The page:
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HMRC internal manual

Capital Gains Manual

Capital Gains Tax: interaction with Inheritance Tax


Up to 30 March 1971, inclusive, Capital Gains Tax imposed a charge on the occasion of death but the Capital Gains Tax was deducted in arriving at the estate duty payable. The Capital Gains Tax value of an asset was (with one exception) conclusive of its value for Estate Duty purposes. On or after 31 March 1971 death is no longer an occasion of charge for Capital Gains Tax purposes. Furthermore, the valuation rules have been reversed so that the Estate Duty, Capital Transfer Tax or Inheritance Tax agreed valuation of an asset is conclusive, in all cases, of the value for Capital Gains Tax purposes as at the date of death.

For guidance on the rule at TCGA92/S274 see CG32210+.


The existence of a possible charge to Inheritance Tax does not affect the computation of the chargeable gain or allowable loss, except where relief is available under TCGA92/S258 in connection with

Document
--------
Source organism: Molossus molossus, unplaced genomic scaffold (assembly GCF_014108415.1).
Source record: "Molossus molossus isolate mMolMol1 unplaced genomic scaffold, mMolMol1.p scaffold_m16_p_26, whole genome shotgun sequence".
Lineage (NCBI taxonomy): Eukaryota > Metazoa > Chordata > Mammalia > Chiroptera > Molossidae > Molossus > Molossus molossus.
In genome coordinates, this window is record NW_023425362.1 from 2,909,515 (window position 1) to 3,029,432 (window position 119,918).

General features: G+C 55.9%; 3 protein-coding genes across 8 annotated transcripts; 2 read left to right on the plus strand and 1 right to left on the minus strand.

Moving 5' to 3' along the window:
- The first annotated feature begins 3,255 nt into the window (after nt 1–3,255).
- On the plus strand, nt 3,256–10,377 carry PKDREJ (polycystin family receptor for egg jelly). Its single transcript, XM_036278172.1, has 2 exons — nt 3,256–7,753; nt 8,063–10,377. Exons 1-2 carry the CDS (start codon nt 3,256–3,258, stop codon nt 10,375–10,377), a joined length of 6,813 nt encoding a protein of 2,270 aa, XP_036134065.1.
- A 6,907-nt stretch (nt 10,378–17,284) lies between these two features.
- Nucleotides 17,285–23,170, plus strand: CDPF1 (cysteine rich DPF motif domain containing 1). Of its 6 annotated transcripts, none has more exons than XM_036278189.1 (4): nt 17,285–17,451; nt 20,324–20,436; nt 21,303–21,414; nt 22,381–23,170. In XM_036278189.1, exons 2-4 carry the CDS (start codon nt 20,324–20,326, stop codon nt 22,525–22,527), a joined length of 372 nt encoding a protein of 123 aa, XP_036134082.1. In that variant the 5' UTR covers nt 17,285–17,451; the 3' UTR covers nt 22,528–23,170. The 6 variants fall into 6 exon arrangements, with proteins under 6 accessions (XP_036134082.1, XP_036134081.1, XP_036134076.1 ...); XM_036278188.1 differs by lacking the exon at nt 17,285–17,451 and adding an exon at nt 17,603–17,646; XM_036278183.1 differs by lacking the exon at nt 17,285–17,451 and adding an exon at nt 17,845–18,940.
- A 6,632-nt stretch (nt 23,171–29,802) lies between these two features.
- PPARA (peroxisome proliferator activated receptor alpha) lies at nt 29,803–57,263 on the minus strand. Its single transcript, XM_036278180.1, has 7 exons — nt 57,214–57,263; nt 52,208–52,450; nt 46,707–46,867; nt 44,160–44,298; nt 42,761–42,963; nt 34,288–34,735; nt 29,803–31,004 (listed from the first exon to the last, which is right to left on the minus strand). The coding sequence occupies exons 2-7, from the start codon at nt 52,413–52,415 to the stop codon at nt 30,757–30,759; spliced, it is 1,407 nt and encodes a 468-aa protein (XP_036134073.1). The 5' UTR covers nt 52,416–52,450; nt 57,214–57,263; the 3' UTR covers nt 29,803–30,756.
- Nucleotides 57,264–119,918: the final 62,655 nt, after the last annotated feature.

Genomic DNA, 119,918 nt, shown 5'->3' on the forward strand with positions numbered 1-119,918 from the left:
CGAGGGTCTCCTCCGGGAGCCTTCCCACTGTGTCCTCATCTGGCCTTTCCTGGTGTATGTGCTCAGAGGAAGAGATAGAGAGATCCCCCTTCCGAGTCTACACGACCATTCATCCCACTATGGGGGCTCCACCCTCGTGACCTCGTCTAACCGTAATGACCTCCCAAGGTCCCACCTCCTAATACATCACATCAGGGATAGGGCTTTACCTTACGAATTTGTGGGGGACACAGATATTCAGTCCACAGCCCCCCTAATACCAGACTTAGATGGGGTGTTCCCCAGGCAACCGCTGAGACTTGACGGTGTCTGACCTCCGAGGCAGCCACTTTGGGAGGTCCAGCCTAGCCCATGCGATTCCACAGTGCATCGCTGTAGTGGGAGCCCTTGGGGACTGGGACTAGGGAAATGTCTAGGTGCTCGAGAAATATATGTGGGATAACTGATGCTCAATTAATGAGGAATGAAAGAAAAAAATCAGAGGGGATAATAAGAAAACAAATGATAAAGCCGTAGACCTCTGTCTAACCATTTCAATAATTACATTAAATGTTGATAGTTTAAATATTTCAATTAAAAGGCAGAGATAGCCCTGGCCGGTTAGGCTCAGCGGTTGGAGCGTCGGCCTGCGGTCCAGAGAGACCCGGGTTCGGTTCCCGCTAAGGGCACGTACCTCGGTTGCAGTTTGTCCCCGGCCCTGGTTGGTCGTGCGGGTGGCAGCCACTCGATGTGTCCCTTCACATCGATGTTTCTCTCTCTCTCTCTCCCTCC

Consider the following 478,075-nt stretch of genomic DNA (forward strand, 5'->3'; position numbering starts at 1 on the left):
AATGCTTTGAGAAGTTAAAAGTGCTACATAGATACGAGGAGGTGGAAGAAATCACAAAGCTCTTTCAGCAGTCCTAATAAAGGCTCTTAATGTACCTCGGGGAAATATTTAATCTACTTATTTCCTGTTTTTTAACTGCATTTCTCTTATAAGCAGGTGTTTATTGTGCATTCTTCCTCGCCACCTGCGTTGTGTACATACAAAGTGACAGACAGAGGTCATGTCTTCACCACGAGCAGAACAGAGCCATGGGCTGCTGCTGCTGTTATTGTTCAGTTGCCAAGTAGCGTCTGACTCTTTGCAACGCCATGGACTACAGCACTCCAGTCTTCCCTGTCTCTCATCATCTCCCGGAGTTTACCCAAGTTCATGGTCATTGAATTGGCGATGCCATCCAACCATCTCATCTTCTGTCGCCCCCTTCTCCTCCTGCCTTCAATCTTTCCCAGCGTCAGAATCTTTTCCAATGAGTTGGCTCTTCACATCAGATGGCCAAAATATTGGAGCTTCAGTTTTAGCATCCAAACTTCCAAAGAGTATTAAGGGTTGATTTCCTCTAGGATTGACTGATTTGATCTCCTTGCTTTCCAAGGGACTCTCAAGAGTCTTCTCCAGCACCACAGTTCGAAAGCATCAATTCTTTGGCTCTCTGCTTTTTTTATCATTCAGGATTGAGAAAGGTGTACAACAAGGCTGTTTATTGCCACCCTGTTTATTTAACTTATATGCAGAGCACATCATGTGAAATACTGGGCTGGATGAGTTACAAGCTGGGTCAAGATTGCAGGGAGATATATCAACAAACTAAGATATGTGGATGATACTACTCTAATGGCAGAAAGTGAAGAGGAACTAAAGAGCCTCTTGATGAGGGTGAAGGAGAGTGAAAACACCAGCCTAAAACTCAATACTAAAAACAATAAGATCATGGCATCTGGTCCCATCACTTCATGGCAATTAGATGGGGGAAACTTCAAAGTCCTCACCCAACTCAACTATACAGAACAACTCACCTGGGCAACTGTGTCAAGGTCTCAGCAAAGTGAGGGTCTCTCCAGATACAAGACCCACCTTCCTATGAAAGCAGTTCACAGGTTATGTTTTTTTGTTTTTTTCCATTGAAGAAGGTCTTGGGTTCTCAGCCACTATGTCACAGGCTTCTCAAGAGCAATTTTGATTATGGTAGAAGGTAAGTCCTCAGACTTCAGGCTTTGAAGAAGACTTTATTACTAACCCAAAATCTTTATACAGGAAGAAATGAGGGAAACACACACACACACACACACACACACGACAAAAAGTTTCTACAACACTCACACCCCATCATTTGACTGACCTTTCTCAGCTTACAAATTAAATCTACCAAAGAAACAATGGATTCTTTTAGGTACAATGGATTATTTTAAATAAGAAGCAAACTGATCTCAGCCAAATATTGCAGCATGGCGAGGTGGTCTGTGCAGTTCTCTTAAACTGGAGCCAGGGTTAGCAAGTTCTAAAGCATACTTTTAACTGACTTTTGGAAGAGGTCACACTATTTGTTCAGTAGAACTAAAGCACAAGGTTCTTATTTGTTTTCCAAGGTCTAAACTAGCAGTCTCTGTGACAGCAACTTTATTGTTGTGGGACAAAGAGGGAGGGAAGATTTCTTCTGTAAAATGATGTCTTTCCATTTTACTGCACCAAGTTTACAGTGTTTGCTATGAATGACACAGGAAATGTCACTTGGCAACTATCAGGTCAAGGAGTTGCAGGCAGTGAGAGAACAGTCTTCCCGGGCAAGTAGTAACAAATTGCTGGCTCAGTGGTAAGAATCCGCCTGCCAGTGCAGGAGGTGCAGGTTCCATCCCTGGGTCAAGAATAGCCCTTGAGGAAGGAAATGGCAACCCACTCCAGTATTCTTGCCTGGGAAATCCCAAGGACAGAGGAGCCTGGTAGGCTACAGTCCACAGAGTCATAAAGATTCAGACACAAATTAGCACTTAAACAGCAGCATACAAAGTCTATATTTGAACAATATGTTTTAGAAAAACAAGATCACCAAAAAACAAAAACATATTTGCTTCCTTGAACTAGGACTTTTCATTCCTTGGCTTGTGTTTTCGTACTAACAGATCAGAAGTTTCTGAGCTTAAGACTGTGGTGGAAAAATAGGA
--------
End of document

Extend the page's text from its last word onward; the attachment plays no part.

• works of art
  • historic houses and associated assets
  • preservation of land for public benefit.

For guidance on TCGA92/S258 and National Heritage matters see CG73300+.


Gifts hold-over relief may be claimed under TCGA92/S260 (2)(a) if Inheritance Tax is charged on the gift. Hold-over relief may also be claimed in certain other circumstances listed in Section 260(2) where there is no Inheritance Tax charged because of some relief or exemption.

Where a claim for hold-over relief has been or could have been made, the Inheritance Tax charged on that occasion (or, if less, the amount of the chargeable gain disregarding the adjustment for the amount held-over or which could have been held over) can be claimed as a deduction in the computation of the chargeable gain on the subsequent disposal. (See CG67050).

For guidance on gifts hold-over relief see CG67030+.

Queries on Inheritance Tax matters

Any enquiries about Inheritance Tax should be referred to Specialist PT Inheritance Tax.